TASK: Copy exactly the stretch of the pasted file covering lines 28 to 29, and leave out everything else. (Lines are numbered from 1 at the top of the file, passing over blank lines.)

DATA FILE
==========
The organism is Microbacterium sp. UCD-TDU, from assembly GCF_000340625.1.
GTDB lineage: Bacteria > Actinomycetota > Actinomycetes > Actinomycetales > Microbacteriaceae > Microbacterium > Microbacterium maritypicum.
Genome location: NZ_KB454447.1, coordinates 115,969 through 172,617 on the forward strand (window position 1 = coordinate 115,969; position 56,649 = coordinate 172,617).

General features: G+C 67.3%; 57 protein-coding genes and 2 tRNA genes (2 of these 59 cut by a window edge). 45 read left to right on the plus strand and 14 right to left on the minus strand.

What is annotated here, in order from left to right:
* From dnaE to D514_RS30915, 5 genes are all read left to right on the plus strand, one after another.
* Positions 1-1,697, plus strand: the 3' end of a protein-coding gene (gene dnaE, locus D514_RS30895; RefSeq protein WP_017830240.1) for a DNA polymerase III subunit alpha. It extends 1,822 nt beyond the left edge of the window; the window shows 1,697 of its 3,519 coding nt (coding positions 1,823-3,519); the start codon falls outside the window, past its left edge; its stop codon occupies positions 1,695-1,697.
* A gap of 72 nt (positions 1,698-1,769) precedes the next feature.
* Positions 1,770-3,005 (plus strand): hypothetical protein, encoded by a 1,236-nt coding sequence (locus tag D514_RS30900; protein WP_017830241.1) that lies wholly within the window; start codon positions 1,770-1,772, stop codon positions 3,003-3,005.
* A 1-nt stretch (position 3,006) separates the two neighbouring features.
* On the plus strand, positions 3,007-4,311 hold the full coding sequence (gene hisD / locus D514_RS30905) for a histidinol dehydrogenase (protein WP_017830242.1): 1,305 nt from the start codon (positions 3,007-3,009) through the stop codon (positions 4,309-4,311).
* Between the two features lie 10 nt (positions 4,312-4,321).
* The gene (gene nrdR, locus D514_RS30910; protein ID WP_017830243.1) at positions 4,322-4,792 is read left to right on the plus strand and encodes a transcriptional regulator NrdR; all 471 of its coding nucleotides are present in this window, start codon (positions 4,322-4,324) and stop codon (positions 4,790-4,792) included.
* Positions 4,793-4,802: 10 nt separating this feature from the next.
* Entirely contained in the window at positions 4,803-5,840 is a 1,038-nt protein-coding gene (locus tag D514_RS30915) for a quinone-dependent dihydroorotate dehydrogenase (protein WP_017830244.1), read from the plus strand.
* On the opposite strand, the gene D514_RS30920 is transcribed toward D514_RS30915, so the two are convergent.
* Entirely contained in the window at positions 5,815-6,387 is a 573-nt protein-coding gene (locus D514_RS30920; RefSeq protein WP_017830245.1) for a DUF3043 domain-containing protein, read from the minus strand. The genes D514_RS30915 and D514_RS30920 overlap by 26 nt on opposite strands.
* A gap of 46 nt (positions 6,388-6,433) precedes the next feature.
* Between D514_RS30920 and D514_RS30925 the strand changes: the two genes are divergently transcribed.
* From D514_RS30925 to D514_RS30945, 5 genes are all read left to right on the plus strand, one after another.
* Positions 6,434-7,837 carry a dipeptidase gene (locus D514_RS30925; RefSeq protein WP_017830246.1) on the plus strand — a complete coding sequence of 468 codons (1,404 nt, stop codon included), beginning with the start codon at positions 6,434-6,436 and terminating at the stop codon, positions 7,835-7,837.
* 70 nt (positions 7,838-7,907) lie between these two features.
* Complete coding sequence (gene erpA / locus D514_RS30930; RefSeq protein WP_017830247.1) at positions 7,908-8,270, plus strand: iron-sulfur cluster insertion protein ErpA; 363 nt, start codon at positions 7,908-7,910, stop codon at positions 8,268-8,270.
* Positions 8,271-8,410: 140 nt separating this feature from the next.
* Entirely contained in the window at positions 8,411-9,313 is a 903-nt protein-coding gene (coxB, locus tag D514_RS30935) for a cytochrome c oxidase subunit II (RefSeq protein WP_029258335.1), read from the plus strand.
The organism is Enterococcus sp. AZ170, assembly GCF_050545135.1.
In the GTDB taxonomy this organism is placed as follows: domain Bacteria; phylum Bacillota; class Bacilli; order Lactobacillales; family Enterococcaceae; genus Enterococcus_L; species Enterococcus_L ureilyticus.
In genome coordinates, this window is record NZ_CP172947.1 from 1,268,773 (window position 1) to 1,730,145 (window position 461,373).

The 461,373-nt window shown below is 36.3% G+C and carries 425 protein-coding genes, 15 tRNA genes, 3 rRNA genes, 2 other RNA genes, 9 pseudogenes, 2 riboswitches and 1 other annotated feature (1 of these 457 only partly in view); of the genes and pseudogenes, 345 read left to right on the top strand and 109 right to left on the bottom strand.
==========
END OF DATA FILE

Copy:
In genome coordinates, this window is record NZ_CP172947.1 from 1,268,773 (window position 1) to 1,730,145 (window position 461,373).

The 461,373-nt window shown below is 36.3% G+C and carries 425 protein-coding genes, 15 tRNA genes, 3 rRNA genes, 2 other RNA genes, 9 pseudogenes, 2 riboswitches and 1 other annotated feature (1 of these 457 only partly in view); of the genes and pseudogenes, 345 read left to right on the top strand and 109 right to left on the bottom strand.